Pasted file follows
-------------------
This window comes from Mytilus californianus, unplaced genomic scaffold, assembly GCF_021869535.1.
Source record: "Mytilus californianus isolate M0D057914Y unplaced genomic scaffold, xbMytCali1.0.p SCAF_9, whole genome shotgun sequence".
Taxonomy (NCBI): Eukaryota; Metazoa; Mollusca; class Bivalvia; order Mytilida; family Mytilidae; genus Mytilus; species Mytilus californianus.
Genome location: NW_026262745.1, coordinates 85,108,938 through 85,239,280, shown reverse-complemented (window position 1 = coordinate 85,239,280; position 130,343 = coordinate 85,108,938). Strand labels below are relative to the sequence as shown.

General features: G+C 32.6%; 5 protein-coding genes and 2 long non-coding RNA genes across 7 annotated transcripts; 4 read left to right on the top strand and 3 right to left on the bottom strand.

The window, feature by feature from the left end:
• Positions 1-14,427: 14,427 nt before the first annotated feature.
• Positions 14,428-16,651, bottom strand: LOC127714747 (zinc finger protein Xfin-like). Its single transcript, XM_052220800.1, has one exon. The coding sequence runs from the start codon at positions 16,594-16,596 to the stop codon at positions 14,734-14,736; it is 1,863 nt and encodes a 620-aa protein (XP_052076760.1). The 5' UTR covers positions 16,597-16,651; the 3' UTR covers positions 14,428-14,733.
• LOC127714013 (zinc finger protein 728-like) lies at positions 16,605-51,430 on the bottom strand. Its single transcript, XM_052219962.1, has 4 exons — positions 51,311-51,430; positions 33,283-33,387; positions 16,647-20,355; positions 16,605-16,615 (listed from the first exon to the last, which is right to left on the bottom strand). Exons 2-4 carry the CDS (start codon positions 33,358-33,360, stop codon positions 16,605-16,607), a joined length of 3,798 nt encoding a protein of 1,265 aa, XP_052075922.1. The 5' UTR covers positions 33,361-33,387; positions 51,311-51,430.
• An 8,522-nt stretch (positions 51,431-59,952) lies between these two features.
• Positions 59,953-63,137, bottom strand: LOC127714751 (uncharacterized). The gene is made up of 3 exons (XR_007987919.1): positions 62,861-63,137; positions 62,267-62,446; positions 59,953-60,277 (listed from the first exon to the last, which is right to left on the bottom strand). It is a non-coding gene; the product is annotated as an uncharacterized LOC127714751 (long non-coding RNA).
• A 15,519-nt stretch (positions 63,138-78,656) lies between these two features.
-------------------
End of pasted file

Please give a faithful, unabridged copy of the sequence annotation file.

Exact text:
This window comes from Mytilus californianus, unplaced genomic scaffold, assembly GCF_021869535.1.
Source record: "Mytilus californianus isolate M0D057914Y unplaced genomic scaffold, xbMytCali1.0.p SCAF_9, whole genome shotgun sequence".
Taxonomy (NCBI): Eukaryota; Metazoa; Mollusca; class Bivalvia; order Mytilida; family Mytilidae; genus Mytilus; species Mytilus californianus.
Genome location: NW_026262745.1, coordinates 85,108,938 through 85,239,280, shown reverse-complemented (window position 1 = coordinate 85,239,280; position 130,343 = coordinate 85,108,938). Strand labels below are relative to the sequence as shown.

General features: G+C 32.6%; 5 protein-coding genes and 2 long non-coding RNA genes across 7 annotated transcripts; 4 read left to right on the top strand and 3 right to left on the bottom strand.

The window, feature by feature from the left end:
• Positions 1-14,427: 14,427 nt before the first annotated feature.
• Positions 14,428-16,651, bottom strand: LOC127714747 (zinc finger protein Xfin-like). Its single transcript, XM_052220800.1, has one exon. The coding sequence runs from the start codon at positions 16,594-16,596 to the stop codon at positions 14,734-14,736; it is 1,863 nt and encodes a 620-aa protein (XP_052076760.1). The 5' UTR covers positions 16,597-16,651; the 3' UTR covers positions 14,428-14,733.
• LOC127714013 (zinc finger protein 728-like) lies at positions 16,605-51,430 on the bottom strand. Its single transcript, XM_052219962.1, has 4 exons — positions 51,311-51,430; positions 33,283-33,387; positions 16,647-20,355; positions 16,605-16,615 (listed from the first exon to the last, which is right to left on the bottom strand). Exons 2-4 carry the CDS (start codon positions 33,358-33,360, stop codon positions 16,605-16,607), a joined length of 3,798 nt encoding a protein of 1,265 aa, XP_052075922.1. The 5' UTR covers positions 33,361-33,387; positions 51,311-51,430.
• An 8,522-nt stretch (positions 51,431-59,952) lies between these two features.
• Positions 59,953-63,137, bottom strand: LOC127714751 (uncharacterized). The gene is made up of 3 exons (XR_007987919.1): positions 62,861-63,137; positions 62,267-62,446; positions 59,953-60,277 (listed from the first exon to the last, which is right to left on the bottom strand). It is a non-coding gene; the product is annotated as an uncharacterized LOC127714751 (long non-coding RNA).
• A 15,519-nt stretch (positions 63,138-78,656) lies between these two features.